Oedipus the King Essay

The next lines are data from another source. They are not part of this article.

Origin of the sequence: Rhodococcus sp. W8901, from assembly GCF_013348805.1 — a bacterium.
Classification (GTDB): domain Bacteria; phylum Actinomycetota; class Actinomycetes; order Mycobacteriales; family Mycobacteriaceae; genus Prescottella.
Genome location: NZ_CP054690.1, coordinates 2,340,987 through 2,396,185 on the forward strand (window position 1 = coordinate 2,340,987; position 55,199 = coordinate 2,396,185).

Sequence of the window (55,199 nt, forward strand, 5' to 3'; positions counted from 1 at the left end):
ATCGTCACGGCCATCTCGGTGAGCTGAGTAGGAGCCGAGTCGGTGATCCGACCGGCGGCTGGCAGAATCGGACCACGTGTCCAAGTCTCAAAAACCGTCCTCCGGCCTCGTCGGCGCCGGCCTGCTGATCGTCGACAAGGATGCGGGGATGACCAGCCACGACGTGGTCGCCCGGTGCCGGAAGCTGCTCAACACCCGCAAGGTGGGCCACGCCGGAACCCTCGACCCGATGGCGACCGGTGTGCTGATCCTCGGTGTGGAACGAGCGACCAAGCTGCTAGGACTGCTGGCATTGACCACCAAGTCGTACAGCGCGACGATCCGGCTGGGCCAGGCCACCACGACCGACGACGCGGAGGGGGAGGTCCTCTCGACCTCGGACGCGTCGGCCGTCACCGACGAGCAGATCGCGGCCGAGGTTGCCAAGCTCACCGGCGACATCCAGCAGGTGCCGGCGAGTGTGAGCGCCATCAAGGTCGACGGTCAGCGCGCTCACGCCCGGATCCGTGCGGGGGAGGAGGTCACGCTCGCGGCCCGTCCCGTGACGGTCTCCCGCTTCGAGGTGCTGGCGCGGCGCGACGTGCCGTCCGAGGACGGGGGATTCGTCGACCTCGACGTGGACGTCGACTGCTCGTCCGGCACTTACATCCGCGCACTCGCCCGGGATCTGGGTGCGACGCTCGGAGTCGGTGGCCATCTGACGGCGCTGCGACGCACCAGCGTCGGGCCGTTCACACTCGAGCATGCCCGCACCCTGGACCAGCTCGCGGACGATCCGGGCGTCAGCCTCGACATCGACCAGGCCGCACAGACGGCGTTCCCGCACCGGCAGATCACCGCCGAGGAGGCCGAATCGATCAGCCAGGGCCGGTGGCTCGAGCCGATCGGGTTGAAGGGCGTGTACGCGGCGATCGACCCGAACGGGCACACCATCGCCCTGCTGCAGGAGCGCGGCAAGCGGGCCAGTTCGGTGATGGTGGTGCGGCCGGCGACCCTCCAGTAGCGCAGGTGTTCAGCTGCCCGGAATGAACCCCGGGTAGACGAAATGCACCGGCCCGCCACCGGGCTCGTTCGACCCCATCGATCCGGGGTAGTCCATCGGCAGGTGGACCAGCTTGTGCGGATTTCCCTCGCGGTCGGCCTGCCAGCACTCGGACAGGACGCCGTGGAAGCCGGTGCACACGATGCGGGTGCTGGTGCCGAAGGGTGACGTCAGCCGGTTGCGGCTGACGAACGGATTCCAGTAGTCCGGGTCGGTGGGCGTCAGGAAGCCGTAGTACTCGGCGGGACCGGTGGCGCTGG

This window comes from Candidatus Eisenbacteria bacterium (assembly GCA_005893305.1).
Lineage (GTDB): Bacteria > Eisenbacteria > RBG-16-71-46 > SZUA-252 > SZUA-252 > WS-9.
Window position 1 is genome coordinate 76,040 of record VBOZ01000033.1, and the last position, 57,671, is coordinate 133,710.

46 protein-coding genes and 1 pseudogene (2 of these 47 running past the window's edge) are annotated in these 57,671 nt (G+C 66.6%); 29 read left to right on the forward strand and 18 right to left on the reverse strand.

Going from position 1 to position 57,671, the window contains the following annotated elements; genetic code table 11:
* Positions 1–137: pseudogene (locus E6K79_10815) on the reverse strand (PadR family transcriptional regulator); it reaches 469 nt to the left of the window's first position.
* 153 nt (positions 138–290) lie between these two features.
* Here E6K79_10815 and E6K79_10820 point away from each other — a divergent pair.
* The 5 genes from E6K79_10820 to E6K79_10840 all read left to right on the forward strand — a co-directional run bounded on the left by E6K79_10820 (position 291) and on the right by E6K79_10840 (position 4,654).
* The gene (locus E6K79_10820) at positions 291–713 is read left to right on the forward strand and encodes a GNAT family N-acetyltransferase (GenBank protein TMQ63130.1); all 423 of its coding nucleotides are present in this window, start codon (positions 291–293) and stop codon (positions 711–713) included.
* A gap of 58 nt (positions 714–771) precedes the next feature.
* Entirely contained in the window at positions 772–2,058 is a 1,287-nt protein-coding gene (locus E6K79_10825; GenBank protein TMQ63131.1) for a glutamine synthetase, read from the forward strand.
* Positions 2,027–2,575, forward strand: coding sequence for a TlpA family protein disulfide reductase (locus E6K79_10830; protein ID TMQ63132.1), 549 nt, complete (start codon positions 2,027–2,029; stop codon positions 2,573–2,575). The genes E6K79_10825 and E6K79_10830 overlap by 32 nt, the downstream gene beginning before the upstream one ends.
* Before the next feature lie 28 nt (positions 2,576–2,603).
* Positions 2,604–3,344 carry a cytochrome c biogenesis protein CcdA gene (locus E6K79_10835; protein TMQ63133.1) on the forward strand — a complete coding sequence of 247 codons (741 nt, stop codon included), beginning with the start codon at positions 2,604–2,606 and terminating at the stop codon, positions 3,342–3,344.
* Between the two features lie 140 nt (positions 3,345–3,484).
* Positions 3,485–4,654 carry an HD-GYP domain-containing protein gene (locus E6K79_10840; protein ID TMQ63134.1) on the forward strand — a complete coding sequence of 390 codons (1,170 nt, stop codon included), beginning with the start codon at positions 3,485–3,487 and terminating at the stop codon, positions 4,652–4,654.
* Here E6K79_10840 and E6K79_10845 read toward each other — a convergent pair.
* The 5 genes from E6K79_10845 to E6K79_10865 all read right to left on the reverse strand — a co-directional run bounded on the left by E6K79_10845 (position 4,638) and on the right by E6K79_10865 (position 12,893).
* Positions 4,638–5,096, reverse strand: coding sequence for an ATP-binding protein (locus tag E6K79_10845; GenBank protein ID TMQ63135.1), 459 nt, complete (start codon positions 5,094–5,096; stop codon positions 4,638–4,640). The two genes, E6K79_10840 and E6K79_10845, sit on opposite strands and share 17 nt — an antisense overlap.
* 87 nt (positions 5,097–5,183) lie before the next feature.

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The first mythological play, Oedipus The King meets all of the main criteria to be considered a tragedy. The archetype helps the reader recognize the dramatic cause and effect chain of specific elements. The author includes five of Aristotle’s terms to defining a tragedy: incentive moment, peripeteia, climax, anagnorisis, and resolution in order to pursue a tragoedia. In the play, Oedipus, the protagonist declares a curse on the murderer of King Laius. This specific event marks the incentive moment. The author uses the incentive moment to add drama to the cause and effect chain. Oedipus must complete the task of finding the murderer and exiling him from Thebes. Once he finds the murder the oracle of Thebes will be released from the plague. The cause, finding the murderer, relates to the effect, freeing Thebes. However, the reader knows that the play is a tragedy and therefore the effect will have an unhappy ending, especially for the main character. Soon after, Oedipus sends for Teiresias and quickly accuses him and Creon for the murder of Laius. Yet Teiresias claims his innocence making Oedipus strike out against Creon, thus showing another cause and effect chain. Jocasta, the queen, once married to King Laius and now Oedipus’ wife, quickly arrives at the scene to calm her husband down. Oedipus discusses his reasoning for such behavior while Jocasta interrupts him telling him the true story of how the king died. Oedipus soon realizes he is the culprit for the murder of King Laius. This point in the tragic plot marks the peripeteia, when the fortune of Oedipus changes from good to bad. The author includes the peripeteia in the play to give the plot a more tragic essence. Oedipus, once a courageous, good man, who believed he could find the murderer and free Thebes, is now the bad guy. Now knowing that he is the murderer, Oedipus sends for the Herdsman who also tells

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